Bad news, hard news, violent news. All pile up on top of our personal conflicts...and eventually, like most, we might ask, "How can God allow all this pain?" For you, a post to give you hope.
With Pamela's permission, I share with you her private story. She relates:
I wrapped an old jacket around me and slammed the door of my dingy apartment. At four in the morning, it was safer and easier to hit the crack dealer on the corner.
I lived in a horrible home. Satan had taken my kids, my family, my home and my job.
I lived to find enough money for the next hit. And when high on whatever I smoked, I groaned and cried at God.
Where was He? Why did He leave me? Why did He allow so much pain?
I knew that answer. I wasn't worth Him sticking around me—a drug addict, a loser and a sinner.
He'd left me. He'd gone from my home. I traveled looking for him. From state to state I went, but never found Him. Darkness was just about to choke me; I gave one more cry even when no more breath seemed to be in me. I had lost hope. I had nothing. No apartment and no family. I wonder why I still lived.
That's when God touched my withered soul and said, "I never left you ... been right here by your side."
We've All Been There
Pam's question about the absence of God is not rare or uncommon. When despair hits, we assume He's left us. The reasons are many. Maybe it's not addiction to crack but a crack in our heart that begs to be healed, or sin, a hypocritical comment or harsh admonishment. Or simply, bad choices.
Whatever the reason, in our despair, God seems to be a distant, an abstract image. But He's not. He's alive, vibrant and active! He's still waiting, still calling, still loving and still hoping for us to come back.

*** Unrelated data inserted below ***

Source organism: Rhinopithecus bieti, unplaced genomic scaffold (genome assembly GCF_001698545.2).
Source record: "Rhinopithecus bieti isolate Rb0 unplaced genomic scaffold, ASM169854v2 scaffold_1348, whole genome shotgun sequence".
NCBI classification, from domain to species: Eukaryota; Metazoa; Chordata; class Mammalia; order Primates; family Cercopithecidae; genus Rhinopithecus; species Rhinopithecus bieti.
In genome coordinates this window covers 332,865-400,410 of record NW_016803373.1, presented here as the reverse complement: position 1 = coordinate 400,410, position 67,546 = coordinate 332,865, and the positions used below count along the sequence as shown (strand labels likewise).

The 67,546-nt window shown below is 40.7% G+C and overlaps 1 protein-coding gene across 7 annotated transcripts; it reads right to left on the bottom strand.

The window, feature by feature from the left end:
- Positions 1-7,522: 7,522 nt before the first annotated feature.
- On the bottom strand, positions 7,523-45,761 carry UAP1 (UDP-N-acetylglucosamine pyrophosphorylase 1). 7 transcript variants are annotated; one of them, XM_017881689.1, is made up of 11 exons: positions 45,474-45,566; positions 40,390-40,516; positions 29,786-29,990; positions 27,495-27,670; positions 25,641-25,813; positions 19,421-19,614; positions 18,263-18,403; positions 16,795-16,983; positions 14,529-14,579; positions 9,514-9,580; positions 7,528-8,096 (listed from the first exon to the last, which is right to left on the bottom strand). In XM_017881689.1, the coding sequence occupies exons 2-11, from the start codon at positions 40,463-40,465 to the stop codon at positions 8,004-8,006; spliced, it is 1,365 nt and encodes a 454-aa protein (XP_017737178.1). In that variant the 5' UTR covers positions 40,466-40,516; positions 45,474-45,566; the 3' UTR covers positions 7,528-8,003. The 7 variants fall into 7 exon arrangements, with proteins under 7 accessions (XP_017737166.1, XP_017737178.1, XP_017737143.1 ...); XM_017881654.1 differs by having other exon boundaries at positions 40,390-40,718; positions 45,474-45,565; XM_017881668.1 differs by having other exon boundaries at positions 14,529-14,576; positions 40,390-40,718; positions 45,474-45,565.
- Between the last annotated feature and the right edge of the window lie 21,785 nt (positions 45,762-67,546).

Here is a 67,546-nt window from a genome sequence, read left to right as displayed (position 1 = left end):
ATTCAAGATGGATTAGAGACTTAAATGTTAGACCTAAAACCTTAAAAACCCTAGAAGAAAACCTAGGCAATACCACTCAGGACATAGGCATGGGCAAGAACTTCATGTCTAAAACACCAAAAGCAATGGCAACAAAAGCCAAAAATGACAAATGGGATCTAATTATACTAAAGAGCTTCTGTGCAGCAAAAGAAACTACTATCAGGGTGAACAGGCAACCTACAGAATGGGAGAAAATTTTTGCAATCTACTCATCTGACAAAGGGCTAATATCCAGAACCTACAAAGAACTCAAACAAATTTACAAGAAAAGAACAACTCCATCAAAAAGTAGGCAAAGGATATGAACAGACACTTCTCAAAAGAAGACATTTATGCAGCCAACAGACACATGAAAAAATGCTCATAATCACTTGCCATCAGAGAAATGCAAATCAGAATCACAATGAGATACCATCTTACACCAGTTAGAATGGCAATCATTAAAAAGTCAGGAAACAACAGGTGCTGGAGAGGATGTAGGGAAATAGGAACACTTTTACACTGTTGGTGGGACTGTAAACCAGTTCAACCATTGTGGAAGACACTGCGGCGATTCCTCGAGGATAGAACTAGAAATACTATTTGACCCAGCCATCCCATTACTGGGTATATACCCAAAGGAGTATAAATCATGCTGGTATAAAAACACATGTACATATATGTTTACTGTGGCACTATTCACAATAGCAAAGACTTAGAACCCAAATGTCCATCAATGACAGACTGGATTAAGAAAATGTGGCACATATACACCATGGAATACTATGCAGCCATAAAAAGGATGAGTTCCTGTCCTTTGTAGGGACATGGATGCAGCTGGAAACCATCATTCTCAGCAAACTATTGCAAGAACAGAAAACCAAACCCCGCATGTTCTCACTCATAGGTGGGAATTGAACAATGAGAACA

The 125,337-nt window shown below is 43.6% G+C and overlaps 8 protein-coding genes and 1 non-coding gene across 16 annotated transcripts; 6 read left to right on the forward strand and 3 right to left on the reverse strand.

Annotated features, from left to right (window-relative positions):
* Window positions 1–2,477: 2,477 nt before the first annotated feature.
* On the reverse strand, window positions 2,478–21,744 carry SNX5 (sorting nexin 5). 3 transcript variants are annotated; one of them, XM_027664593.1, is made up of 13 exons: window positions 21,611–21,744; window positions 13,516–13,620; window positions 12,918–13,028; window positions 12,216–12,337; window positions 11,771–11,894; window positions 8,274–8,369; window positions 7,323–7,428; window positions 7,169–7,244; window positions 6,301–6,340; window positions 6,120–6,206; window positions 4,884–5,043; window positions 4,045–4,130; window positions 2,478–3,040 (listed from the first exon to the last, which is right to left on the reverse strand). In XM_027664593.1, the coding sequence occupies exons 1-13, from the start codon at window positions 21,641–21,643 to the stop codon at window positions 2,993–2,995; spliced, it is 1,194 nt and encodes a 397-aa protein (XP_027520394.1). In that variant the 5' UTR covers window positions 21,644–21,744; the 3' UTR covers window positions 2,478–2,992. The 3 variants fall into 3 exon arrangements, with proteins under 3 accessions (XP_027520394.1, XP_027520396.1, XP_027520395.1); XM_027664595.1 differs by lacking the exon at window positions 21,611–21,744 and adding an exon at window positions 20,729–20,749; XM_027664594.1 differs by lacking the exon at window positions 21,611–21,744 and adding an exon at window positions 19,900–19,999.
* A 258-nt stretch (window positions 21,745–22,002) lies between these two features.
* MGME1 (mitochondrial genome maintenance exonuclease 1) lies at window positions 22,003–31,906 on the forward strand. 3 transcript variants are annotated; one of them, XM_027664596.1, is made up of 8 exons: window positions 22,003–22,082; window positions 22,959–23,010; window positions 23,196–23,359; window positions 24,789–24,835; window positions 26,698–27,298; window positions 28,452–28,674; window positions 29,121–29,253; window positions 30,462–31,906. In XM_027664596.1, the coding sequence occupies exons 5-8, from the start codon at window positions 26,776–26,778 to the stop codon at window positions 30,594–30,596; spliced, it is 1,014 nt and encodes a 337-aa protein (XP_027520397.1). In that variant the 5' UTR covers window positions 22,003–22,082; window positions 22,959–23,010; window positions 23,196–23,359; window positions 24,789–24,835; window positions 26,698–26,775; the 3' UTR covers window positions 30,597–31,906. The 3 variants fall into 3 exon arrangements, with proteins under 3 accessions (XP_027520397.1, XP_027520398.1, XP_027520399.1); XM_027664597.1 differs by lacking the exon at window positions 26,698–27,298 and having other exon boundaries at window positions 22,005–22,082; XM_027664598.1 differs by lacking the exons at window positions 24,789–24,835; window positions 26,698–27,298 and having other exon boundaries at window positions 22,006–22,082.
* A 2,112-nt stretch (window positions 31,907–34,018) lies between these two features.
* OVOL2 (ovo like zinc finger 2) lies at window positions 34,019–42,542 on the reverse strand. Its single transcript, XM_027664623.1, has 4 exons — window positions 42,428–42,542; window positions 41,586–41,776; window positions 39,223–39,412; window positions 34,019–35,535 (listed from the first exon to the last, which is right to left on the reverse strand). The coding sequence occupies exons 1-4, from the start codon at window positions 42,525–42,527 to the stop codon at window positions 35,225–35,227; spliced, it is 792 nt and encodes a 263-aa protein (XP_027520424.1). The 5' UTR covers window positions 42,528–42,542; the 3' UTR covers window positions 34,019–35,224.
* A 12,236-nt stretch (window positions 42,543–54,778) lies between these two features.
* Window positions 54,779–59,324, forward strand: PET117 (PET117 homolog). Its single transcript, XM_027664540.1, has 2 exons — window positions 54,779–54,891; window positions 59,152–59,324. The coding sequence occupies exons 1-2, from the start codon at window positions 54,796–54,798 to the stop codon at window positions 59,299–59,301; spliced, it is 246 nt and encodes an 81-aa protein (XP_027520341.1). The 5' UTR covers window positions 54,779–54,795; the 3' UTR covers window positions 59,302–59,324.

He's hoping the child who ran away would ease back into His arms, nestle in His grace and listen to the truth: Humans are flawed, fickle, weak and often wrong. But God is forever loving, forgiving and forever our Father. He is also "...gracious and full of compassion, slow to anger, and great in mercy. The Lord is good to all, and His compassion is over all His works" (Ps.145:8-9).
That compassion touched Pam. She left her destructive ways behind. She repented. And hope filled her once again. God restored her family. She now lives to serve Christ, declaring with boldness her pain soothed and her peace renewed.
And with the gratitude that replaced her grief, she declares this verse with conviction and confidence:
But God, being rich in mercy, because of His great love with which He loved us, even when we were dead in sins, made us alive together with Christ (by grace you have been saved), and He raised us up and seated us together in the heavenly places in Christ Jesus, so that in the coming ages He might show the surpassing riches of His grace in kindness toward us in Christ Jesus (Eph. 2:4-7).
Receiving His kindness, His riches shine brighter in dark times. He may allow pain, but He gives us peace. He may allow loss, but He gives back much gain. And He may let grief in, but He says joy will follow.
Father, how many times I wondered about the reality of your presence, doubted your power and questioned your healing. Show me, Lord, that crisis doesn't separate you from me. Devastation doesn't end your love, nor do troubles keep you away. You are with me as I run, escape or when I sob during sleepless nights, you are with me. In Jesus' name I thank you!
What speaks to you I the midst of your pain?
How do you conquer fear and doubt?
I'd love to read your answers. Please send them by replying to this post in the comment section.
Janet Perez Ecklesis an international speaker and the author of four books. She has helped thousands conquer fear and bring back joy.